tures such as bridges, settlements can cause problems of unacceptable
riding quality and heavier than usual maintenance due to the need
to make up levels with expensive bituminous coated material, It is,
therefore, essential to pay attention to this aspect on high embank
ments so that the postconstruction settlement is contained within
reasonable limits.
<<
98 Settlement Analysis
Because of the complexity of the mechanical properties of soils
and the dktuibin~i tifli~nceof stratification, settlements cannot be
accurately predicted except under exceptional conditions. Never
theless, a theoretical analysis of the stressdeformation phenomenon
is indispen~ab~e since the results permit the engineer to at least recog
nise the factors that determine the magnitude and distribution of
stresses and the resulting settlements. A knowledge of these factors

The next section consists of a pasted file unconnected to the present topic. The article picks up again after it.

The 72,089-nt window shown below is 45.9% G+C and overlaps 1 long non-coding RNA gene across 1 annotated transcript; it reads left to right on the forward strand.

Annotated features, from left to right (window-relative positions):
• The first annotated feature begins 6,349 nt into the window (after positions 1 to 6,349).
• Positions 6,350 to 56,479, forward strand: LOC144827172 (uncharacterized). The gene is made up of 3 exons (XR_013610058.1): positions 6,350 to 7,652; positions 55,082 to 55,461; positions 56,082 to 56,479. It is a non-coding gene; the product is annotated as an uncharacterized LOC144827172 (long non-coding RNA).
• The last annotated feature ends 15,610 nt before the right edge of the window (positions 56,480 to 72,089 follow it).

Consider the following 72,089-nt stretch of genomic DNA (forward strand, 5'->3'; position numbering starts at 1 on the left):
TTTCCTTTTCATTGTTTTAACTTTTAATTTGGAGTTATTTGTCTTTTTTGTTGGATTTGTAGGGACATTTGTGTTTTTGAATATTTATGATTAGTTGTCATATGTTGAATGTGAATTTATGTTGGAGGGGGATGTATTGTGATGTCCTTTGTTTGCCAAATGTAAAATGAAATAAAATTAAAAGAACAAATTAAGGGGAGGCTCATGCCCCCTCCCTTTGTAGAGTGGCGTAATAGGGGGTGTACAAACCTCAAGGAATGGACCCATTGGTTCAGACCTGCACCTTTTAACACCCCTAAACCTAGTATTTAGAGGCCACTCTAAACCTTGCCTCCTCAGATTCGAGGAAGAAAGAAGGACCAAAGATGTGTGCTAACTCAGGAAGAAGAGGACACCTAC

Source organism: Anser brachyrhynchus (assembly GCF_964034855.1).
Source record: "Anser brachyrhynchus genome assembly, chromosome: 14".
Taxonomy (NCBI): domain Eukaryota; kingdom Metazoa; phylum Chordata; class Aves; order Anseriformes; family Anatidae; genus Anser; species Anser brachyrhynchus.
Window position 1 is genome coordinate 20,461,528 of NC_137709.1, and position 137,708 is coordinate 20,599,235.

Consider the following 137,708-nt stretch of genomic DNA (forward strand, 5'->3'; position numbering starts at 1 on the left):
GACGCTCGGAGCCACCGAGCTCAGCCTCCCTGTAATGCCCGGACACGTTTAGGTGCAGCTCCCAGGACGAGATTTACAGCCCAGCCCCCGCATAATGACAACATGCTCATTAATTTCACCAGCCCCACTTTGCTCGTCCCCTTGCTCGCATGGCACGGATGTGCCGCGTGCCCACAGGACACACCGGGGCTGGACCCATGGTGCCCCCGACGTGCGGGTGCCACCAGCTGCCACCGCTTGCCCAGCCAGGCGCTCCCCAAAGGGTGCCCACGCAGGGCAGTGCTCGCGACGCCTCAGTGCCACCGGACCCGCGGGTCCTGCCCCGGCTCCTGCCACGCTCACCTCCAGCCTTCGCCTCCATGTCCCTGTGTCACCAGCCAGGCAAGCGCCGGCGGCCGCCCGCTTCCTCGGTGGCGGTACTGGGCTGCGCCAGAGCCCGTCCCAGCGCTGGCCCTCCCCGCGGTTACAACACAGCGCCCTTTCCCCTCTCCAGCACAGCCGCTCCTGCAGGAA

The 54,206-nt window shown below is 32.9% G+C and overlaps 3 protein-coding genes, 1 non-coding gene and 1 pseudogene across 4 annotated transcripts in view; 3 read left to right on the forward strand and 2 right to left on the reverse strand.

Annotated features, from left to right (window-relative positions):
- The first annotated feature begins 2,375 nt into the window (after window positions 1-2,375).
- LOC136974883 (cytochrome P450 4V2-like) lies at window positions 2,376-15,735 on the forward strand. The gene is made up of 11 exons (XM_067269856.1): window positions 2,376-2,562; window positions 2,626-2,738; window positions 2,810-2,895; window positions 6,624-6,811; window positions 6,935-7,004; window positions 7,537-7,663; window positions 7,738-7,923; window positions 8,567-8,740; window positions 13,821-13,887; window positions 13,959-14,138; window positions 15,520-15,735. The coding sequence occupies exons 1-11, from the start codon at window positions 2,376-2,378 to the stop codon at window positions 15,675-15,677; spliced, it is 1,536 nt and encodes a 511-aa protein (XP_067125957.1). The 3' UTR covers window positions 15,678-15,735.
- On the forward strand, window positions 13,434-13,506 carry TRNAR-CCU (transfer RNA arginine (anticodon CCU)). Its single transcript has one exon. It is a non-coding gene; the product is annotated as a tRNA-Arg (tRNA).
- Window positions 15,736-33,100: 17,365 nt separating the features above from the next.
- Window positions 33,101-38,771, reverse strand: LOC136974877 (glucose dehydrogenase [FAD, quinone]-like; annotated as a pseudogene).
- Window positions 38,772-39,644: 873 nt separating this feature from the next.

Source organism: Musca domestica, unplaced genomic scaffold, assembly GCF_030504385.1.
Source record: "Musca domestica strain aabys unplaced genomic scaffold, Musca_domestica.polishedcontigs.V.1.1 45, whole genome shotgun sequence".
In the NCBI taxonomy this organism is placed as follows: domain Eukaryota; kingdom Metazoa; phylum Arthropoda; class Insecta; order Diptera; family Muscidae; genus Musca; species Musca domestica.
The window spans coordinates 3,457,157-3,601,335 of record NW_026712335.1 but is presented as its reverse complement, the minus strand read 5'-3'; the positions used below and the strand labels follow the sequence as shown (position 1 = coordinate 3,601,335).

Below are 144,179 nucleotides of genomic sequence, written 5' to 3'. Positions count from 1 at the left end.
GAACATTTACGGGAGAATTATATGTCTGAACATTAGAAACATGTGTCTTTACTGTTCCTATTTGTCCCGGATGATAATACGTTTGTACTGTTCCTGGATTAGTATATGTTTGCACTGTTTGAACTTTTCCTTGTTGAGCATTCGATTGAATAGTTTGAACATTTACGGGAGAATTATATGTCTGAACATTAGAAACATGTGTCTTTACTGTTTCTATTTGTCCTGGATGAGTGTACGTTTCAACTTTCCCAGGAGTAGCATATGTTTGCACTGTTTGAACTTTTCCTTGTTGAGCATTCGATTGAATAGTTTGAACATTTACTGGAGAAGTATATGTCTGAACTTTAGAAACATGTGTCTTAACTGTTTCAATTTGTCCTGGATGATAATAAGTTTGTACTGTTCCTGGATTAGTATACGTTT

is a prerequisite for converting construction experience into semi
empirical rules for the design of ernbankments.
4.3.7. For clays which are normafly loaded and which are of
ordinary sensitivity, experience has shown that the Compression
index C~ is related to the liquid limit of the soil by the statistical
relationship C=O.009 (LLlO). It may, therefore, be prudent
to take advantage of this relationship to evalpate C~in case of
normally loaded clays without resorting to extensive consolidation
tests. However, consolidation tests would be necessary where the
embankment is built on deep deposits of soft clay and where both
marnitude and rate of settlement have to he determined to formulate
the method of foundation treatment and or the method of construc
tion. Consolidation tests would also be necessary in the case of
clays which are known to be overconsolidated or preloaded and
sometimes even to determine whether a clay is normally loaded or